Edward G. Marks had a varied career in the law, prior to his retirement in September 2013 after 46 years in the profession. The early years of his practice saw him in the courtroom, litigating primarily personal injury, civil rights and commercial matters. From 1976 through 1995, he served as primary outside counsel for the largest health insurance company in Ohio. In recent years, his practice has focused in the fields of estate planning, trust and probate administration, representation of non-profit organizations, and working with individuals in a broad variety of their legal needs.
Edward Marks has long been interested in communications and the Arts. He represented the family of Cincinnati philanthropists J. Ralph Corbett and Patricia Corbett for many years, and through them gained an increased interest in many of the arts institutions of our community.
Since the early 1970s, he has served as Secretary of Cincinnati Arts Association and its predecessor, Cincinnati Music Hall Association. (CAA operates Music Hall and the Aronoff Center for the Arts, plus the Weston Art Gallery and an education program that serves up to 100,000 school children each year.) He is also on the board of Ensemble Theatre of Cincinnati, and chairs its Governance and Nominating Committee. Further, he is secretary of Greater Cincinnati Arts and Education Center, which in partnership with the Cincinnati Public Schools, recently completed construction of a $62-million School for Creative and Performing Arts; GCAEC also has assumed a commitment to raise permanent funding for the arts programs at this K-12 arts school.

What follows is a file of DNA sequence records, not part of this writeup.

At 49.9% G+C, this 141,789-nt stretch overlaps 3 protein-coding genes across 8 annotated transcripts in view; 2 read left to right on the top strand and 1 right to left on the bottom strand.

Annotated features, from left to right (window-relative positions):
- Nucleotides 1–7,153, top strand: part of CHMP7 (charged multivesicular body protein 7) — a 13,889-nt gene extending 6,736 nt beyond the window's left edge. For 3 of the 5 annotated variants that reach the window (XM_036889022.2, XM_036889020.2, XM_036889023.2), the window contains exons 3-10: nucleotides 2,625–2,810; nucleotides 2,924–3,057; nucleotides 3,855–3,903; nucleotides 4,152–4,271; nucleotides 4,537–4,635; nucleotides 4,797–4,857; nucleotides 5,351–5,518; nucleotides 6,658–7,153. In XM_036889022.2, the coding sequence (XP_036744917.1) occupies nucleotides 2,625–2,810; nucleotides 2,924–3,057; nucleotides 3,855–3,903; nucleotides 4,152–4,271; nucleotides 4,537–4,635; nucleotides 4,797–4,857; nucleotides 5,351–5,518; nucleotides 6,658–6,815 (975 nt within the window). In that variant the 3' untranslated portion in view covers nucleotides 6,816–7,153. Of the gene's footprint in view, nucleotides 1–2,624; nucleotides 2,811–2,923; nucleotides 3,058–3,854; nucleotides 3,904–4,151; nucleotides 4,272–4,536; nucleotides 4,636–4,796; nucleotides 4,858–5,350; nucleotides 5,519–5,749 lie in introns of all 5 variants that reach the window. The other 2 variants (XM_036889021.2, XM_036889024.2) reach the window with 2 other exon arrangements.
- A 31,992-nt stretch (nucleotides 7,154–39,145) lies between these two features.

Edward G. Marks has volunteered, as well, as a legal advisor and/or volunteer with numerous other non-profit organizations, including a stint as president of Cincinnati-Kharkiv Sister City Project. He also was the founding president of Jewish Cemeteries of Greater Cincinnati, and has served on the boards of Rockdale Temple, Jewish Family Service, and the Midwest region of the Union for Reform Judaism.
Professionally, he has served several terms on the governing bodies of the Ohio State Bar Association and the Cincinnati Bar Association, and has chaired several committees.
Edward Marks now serves on the board of Leavitt Institute for International Development, a Utah-based non-profit which teaches a two-semester course both to law students and practicing attorneys in Ukraine, preparing them for the jury system and citizen involvement in the judicial process, guaranteed under the new constitution of that country.
Edward G. Marks believes that an attorney serves one of two roles: to help clients avoid disputes, and to help clients resolve disputes. He prefers the former, feeling that our best efforts are those that keep our clients from being involved